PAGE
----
Sometimes, you just have to trust the beta and jump in with two feet. Here’s what we knew on January 1, 2021: Inventory will be low, perhaps inexistent; It will be difficult to promote products that are on backorder; Trips that were postponed in 2020 may be postponed again, so stories and films may or may not be produced. Luckily, 2020 taught us how to read-and-run like never before, so we jumped in.
Where this year’s Best of List is lacking in product stories, we made up for with second seasons of two much-loved film series, three solid feature film releases and the written stories our audiences love. Plus, we introduce a new category—Commercials—because when you don’t have any product to sell, sometimes you have to get creative and sell the idea of paddling gear.
Hidden Wild | Behind the homes and freeways of suburban Palm Beach County, an incredible network of swamps, scrub, and waterways lie waiting to be discovered. Hidden Wild follows science educator Alex Freeze as she leads three South Florida students on an expedition through the wilderness hidden in their own backyards. Join Noah, Kiana, and Kourtez as they paddle down the Wild & Scenic Loxahatchee River, wade through ancient cypress swamps, and witness the life-giving power of fire in Florida scrub. It’s a tough journey, filled with mosquito bites and sore feet, but along the way, these students will discover a passion for Florida’s wildlands.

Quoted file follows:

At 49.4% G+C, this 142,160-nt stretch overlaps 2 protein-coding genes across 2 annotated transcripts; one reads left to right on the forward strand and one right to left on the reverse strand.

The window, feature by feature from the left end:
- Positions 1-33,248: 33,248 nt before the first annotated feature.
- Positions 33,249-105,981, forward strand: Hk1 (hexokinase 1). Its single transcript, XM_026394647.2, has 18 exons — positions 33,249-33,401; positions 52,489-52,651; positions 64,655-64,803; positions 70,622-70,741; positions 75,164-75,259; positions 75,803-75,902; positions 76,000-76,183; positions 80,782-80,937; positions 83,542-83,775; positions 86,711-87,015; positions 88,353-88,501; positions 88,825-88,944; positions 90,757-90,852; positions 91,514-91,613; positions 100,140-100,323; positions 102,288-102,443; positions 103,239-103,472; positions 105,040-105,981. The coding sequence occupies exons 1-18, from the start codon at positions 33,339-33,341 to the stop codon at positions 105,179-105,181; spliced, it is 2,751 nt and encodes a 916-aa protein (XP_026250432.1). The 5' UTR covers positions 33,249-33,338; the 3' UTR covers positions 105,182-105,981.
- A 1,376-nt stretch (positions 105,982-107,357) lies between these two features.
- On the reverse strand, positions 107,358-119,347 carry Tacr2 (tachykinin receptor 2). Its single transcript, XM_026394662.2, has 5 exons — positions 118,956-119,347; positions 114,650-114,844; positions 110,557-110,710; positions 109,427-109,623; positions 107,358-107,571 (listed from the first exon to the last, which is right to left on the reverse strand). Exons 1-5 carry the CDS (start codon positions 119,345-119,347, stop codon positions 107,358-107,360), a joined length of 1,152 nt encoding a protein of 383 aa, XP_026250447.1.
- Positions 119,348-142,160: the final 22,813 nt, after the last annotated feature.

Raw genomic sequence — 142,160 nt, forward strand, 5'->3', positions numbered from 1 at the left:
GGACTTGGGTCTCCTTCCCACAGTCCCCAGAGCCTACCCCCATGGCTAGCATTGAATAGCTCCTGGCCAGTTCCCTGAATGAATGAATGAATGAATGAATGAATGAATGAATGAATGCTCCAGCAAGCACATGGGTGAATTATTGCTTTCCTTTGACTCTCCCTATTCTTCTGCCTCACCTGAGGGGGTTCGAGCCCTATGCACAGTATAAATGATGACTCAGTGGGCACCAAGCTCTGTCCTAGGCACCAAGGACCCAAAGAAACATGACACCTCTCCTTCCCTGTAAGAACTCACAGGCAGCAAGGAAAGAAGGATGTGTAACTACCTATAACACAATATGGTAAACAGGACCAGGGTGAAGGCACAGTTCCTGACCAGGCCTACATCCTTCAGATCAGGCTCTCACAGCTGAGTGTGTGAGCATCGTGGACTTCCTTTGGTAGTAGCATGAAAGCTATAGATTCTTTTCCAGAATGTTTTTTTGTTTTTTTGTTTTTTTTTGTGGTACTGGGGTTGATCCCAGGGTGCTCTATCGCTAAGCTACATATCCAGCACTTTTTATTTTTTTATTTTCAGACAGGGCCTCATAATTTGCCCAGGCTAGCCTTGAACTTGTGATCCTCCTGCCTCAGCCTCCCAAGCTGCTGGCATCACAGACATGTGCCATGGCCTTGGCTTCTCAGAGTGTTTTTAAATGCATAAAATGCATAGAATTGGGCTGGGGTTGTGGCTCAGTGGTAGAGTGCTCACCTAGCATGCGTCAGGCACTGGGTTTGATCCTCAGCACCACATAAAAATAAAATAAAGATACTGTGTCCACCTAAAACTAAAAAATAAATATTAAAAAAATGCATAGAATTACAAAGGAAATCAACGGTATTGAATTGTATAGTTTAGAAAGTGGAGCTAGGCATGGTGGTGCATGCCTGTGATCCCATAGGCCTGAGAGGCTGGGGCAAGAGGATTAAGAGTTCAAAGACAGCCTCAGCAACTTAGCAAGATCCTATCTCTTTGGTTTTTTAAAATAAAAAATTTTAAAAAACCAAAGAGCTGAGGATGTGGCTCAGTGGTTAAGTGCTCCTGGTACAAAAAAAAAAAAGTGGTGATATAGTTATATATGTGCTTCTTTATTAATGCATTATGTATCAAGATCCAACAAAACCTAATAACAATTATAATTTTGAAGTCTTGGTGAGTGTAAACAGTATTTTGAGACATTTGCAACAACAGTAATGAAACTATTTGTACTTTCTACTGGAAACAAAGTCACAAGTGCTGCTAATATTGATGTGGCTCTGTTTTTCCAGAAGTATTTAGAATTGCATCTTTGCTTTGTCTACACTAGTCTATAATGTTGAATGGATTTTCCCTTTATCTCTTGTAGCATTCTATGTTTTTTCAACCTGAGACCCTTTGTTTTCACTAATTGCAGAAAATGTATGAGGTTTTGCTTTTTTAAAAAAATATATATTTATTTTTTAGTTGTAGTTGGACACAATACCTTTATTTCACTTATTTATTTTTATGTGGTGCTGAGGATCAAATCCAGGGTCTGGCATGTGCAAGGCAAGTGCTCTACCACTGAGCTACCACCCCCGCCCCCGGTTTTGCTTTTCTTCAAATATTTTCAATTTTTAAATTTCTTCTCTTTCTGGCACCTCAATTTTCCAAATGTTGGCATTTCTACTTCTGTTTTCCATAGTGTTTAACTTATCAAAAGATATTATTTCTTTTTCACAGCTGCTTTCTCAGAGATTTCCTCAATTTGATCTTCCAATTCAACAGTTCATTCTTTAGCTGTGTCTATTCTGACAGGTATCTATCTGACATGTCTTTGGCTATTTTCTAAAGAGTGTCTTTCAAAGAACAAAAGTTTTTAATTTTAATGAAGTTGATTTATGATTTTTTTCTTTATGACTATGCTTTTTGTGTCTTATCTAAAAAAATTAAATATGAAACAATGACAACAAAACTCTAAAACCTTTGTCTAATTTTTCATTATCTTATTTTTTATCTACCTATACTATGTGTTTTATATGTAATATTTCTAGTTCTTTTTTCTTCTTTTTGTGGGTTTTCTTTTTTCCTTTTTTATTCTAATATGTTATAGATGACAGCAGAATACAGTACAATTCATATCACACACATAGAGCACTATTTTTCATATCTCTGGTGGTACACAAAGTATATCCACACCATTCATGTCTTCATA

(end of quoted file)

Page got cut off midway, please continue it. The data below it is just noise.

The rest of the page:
A Resilient Paradise: Florida Keys | Combining Caribbean vibes with easy access from the mainland, the Keys emit a unique energy from the bustling patios of Duval Street to the tranquil waters of the flats. The crystal clear waters give adventure anglers a rare opportunity to sight fish for some of the trickiest species—permit and bonefish, tarpon and barracuda. But like so many fishing paradises, hurricane season slams the Keys year after year. Local fishing guide Randy Morrow has lived through 13 storms. As he shares footage from Hurricane Irma’s wrath, he reflects on the damage and recovery of both the resilient locals and the fish.
Wood on Water | Established in 1893, Keewaydin is one of the oldest operating summer camps in North America. And while it looks much the same as it did in the early 1900s, merely 20 years ago something major changed: girls were allowed to go ‘tripping.’ As a filmmaker, Hannah Maia was interested in how something established more than a century ago to promote manliness and “roughing it in the woods” could be relevant for teenage girls today. And so, she did what any good filmmaker would do, she joined their expedition.
FLOWSTATE: Season Two | Flowstate Season 2 is a culmination of a decade of research, scout missions and failed expeditions in America’s Last Frontier. With a rotating cast of Class V kayakers and skilled bush plane pilots, Brendan Wells returns to Alaska for a season of first descents and second attempts with all the bushwhacking shenanigans and glacier margs we loved in season one.
Watch the full season on YouTube.